I should say first of all that I agree with rm -rf on this point and absolutely do not wish to discourage anyone from soliciting ideas or discussing code in the chat (although, for longer and more detailed discussions on a specific topic, it's probably better to create a separate room so that people won't be talking over each other). My reason for posting that message was as a result of a prior conversation I had with Mark McClure and acl, both of whom expressed strong views that certain patterns of behavior, if they become widespread, will make the chat a much less pleasant and tranquil environment than it is currently.
For example, consider the following scenario. user-a and user-b are having a conversation; others are also present in the chat but may not have said anything for a while. Another user, perhaps new to the site, enters and writes:
@user-a @user-b @user-c @user-d @user-e hi, i have a problem with a for loop. i posted my question on the site. can you help me?
We should remember that, due to the question feed, these users are already aware that the question was posted, so they either haven't had time to answer it or weren't interested and chose to ignore it. They could continue to ignore it even after being pinged, or even, if they are feeling especially mercenary, tell the user to go away. Indeed, this response is not uncommon if a particularly baffling question is asked while chat regulars are in the room, but perhaps the user will persist in asking and someone will feel obliged to respond to the direct enquiry. If this occurs frequently, users will probably either avoid the chat, or begin to respond impolitely to unsolicited questions after having become annoyed by their volume. The chat hence eventually becomes frequented by only those users who are willing to make themselves appear sufficiently unapproachable. I understand that this has in fact occurred on some of the larger sites, so the existence of such an outcome isn't completely speculative.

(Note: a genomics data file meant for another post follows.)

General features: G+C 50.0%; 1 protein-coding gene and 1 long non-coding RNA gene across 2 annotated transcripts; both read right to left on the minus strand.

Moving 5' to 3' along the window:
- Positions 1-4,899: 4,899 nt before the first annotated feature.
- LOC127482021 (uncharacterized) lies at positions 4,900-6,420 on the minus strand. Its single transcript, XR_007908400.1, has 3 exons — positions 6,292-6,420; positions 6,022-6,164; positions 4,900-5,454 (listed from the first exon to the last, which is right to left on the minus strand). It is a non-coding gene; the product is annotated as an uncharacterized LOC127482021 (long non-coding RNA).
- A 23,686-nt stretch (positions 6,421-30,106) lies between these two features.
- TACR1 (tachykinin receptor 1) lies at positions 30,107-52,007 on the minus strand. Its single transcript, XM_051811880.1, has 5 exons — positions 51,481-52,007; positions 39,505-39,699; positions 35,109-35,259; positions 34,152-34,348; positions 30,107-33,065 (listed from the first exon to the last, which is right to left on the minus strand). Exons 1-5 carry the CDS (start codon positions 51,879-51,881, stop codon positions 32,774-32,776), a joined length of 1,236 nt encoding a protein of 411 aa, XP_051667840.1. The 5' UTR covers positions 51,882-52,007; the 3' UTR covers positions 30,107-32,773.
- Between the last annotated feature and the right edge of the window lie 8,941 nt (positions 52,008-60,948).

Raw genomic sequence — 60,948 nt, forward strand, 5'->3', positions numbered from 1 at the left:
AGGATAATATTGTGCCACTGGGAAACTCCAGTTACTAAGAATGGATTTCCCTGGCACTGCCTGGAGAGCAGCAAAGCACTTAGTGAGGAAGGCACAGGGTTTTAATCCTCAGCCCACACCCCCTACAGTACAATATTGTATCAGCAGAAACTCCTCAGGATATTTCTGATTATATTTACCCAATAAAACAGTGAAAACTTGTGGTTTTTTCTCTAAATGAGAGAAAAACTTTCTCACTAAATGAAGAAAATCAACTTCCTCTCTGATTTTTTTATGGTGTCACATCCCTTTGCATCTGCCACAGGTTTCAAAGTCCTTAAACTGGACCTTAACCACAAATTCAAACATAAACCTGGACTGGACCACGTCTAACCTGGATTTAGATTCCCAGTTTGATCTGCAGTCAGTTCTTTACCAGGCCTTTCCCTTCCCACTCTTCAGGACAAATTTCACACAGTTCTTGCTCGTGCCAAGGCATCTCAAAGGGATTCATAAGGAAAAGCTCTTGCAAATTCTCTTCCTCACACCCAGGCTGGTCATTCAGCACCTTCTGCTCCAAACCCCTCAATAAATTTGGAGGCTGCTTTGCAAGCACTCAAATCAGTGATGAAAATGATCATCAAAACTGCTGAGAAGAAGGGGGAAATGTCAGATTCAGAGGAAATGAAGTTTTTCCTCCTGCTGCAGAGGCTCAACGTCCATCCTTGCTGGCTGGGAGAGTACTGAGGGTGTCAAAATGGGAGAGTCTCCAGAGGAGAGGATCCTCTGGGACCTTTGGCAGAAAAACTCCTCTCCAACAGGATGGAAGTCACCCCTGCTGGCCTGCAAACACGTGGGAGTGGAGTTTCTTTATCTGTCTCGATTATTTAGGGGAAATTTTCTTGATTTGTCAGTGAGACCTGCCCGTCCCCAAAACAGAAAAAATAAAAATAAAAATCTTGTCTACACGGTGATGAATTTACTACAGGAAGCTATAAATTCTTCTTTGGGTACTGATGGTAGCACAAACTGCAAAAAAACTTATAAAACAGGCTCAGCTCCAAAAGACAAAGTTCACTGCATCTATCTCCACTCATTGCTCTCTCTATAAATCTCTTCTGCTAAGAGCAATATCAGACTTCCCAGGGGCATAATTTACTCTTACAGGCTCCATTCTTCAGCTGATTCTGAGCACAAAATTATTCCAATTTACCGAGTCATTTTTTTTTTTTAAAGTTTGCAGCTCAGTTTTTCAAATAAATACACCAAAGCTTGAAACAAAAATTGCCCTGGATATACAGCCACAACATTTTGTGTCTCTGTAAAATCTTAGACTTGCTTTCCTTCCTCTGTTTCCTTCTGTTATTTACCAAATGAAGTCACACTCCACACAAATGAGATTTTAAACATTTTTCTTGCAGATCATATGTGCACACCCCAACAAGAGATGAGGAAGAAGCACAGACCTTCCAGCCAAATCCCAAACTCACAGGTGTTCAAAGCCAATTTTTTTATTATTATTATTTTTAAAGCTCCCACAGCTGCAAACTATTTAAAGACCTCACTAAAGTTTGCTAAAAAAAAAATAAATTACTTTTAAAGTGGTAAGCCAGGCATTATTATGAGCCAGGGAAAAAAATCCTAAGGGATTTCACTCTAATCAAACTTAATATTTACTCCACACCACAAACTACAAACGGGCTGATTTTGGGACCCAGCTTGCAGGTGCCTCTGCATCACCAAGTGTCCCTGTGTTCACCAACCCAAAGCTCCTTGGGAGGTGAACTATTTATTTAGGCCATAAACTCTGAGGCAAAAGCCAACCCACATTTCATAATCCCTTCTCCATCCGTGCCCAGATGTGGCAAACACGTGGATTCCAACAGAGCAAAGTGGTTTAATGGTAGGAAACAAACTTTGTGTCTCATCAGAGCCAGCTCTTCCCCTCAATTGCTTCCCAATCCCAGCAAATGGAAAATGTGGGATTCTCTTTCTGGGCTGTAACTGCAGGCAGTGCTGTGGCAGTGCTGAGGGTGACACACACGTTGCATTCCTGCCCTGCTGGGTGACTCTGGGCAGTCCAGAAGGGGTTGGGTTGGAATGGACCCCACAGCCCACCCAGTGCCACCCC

In deciding what is or isn't acceptable, acl gave a very convincing analogy, which I'll take the liberty of embellishing somewhat. Imagine that you're in the coffee lounge with your colleagues. Maybe you're discussing your work, seeking opinions on your research ideas, or just gossiping about how drunk a certain person got at a recent conference. I suppose this scenario is familiar to most people. But now, imagine that undergraduates are told that they can show up and ask whatever they like, including badgering you over why you haven't graded their latest assignment yet, or asking for help with the tutorial problems for someone else's course. With all due respect to undergraduates, I suspect that most people would not consider this a positive development. So, similarly for the chat: anything that can genuinely be considered as chatting is surely fine, but nobody appreciates being nagged for help with very basic questions.